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Child treatment center worker cited for maltreatment in alleged rape of teen

Jacob Jamhil Rolf, 24, charged in Hennepin County last month with criminal sexual conduct
Credit: KARE

MINNEAPOLIS — A former staff member of a facility for troubled youth was found responsible for maltreatment and neglect after he was accused of raping a 15-year-old resident earlier this year, according to a report released Tuesday by the state Department of Human Services.

The staff member, Jacob Jamhil Rolf, 24, of Bloomington, was also charged in Hennepin County in October with third-degree criminal sexual conduct. 

The teen told police and a DHS investigator that Rolf initially forced her to give him oral sex at the Minneapolis Children’s Residential Treatment Center in May while the two were alone in a classroom, according to the criminal charge. The DHS report said that when the teen tried to get away, the Rolf raped her.

The teen “was shaking and crying/hyperventilating and was unable to move from the staff person’s grip,” according to the report. The entire incident lasted about 45 minutes, the teen said. She later reported the incident to a staff member the next day, according to the charges against Rolf. 

The teen told investigators that Rolf used tissues after the incident and placed those in a tea bottle. According to the criminal complaint, police found the bottle in a garbage can along with tissues inside. Semen was found on a tissue that matched Rolf's DNA.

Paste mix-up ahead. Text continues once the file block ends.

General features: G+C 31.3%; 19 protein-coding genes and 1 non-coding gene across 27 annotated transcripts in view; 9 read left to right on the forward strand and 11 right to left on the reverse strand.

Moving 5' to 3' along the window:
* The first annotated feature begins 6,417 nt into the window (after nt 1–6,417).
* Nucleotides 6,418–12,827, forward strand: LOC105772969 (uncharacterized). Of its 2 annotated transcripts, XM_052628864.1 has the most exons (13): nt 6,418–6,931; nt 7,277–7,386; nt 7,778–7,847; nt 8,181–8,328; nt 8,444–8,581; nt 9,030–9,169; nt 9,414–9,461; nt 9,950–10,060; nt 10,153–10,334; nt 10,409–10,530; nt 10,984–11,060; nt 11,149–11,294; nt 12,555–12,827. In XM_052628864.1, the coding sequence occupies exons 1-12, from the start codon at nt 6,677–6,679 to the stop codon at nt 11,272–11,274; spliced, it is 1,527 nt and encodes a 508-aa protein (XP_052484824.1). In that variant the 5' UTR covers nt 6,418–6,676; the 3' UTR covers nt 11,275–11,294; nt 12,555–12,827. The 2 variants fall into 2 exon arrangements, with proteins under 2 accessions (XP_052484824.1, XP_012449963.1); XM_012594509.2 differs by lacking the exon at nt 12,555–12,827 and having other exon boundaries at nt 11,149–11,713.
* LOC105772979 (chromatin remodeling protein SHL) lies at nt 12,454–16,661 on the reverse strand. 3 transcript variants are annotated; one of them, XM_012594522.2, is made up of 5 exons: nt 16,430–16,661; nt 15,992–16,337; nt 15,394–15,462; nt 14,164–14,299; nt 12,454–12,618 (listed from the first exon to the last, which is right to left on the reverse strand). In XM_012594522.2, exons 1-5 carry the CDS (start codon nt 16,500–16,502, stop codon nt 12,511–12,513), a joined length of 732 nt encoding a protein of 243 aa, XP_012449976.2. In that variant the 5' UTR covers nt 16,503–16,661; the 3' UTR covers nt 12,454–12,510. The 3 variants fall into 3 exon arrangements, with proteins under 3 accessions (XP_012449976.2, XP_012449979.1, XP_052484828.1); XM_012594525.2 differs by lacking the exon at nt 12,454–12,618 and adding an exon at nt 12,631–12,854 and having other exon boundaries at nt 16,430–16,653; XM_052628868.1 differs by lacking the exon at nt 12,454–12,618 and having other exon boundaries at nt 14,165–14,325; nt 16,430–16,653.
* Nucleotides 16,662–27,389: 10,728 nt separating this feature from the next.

The girl also believed that a camera pointed toward the room would also corroborate her story. However, police found that the camera had not been working.

Rolf denied any sexual contact with the teen when questioned by other staff members and law enforcement, according to the DHS report. After being accused of the assault that night, another staff member told a DHS investigator that Rolf was told to go home and come back the next morning.

Rolf was suspended at some point by the facility. After resigning in June, he said in a letter sent to DHS that his resignation was caused by the “false allegation of misconduct.”

DHS disqualified Rolf from working at any licensed facility that works with children or vulnerable adults. 

The Center is operated by Volunteers of America, a non-profit that also runs three other child treatment centers in Anoka, Blaine and Minnetonka.

According to the DHS report, the Center completed an internal audit and found that “facility policies and procedures were adequate.” The broken surveillance camera was fixed, and staff retrained on “maintaining boundaries with residents.” 

Volunteers of America provided the following statement to KARE 11:

Children’s Residential Treatment Center’s (CRTC) highest priority is the safety of those in its care.

Upon first learning of the allegation, CRTC took prompt action to respond in accordance with its policies and procedures. The involved staff member is no longer employed by CRTC.

We have learned of the Minnesota Department of Human Services (DHS) finding of staff maltreatment and will continue to fully cooperate with both DHS and law enforcement through this process.

CRTC has been providing residential treatment services to youth for over 20 years. We are deeply concerned by this situation.

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